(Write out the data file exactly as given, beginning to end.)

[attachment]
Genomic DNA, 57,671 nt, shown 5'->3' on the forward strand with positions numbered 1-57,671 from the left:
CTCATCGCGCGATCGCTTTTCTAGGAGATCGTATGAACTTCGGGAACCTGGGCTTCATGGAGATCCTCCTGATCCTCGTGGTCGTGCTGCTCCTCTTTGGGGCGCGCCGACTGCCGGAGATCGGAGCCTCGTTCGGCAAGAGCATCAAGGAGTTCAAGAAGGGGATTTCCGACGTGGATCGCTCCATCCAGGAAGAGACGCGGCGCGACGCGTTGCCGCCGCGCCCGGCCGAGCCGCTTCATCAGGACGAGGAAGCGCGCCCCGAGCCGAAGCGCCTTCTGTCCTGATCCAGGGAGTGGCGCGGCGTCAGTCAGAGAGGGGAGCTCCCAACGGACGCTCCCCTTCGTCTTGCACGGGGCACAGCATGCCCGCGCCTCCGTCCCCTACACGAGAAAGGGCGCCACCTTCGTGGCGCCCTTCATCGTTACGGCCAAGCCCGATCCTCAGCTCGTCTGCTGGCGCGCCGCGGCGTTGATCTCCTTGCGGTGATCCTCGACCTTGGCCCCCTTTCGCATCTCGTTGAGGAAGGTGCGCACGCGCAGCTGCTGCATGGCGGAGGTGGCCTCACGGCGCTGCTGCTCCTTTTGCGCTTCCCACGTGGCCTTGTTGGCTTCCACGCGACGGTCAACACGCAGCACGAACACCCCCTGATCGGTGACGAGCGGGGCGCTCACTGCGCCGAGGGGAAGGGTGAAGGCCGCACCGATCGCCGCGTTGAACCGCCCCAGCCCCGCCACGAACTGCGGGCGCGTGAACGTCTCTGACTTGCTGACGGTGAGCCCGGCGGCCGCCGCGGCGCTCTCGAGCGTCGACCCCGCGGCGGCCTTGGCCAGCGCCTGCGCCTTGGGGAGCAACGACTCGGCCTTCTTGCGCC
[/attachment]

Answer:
Genomic DNA, 57,671 nt, shown 5'->3' on the forward strand with positions numbered 1-57,671 from the left:
CTCATCGCGCGATCGCTTTTCTAGGAGATCGTATGAACTTCGGGAACCTGGGCTTCATGGAGATCCTCCTGATCCTCGTGGTCGTGCTGCTCCTCTTTGGGGCGCGCCGACTGCCGGAGATCGGAGCCTCGTTCGGCAAGAGCATCAAGGAGTTCAAGAAGGGGATTTCCGACGTGGATCGCTCCATCCAGGAAGAGACGCGGCGCGACGCGTTGCCGCCGCGCCCGGCCGAGCCGCTTCATCAGGACGAGGAAGCGCGCCCCGAGCCGAAGCGCCTTCTGTCCTGATCCAGGGAGTGGCGCGGCGTCAGTCAGAGAGGGGAGCTCCCAACGGACGCTCCCCTTCGTCTTGCACGGGGCACAGCATGCCCGCGCCTCCGTCCCCTACACGAGAAAGGGCGCCACCTTCGTGGCGCCCTTCATCGTTACGGCCAAGCCCGATCCTCAGCTCGTCTGCTGGCGCGCCGCGGCGTTGATCTCCTTGCGGTGATCCTCGACCTTGGCCCCCTTTCGCATCTCGTTGAGGAAGGTGCGCACGCGCAGCTGCTGCATGGCGGAGGTGGCCTCACGGCGCTGCTGCTCCTTTTGCGCTTCCCACGTGGCCTTGTTGGCTTCCACGCGACGGTCAACACGCAGCACGAACACCCCCTGATCGGTGACGAGCGGGGCGCTCACTGCGCCGAGGGGAAGGGTGAAGGCCGCACCGATCGCCGCGTTGAACCGCCCCAGCCCCGCCACGAACTGCGGGCGCGTGAACGTCTCTGACTTGCTGACGGTGAGCCCGGCGGCCGCCGCGGCGCTCTCGAGCGTCGACCCCGCGGCGGCCTTGGCCAGCGCCTGCGCCTTGGGGAGCAACGACTCGGCCTTCTTGCGCC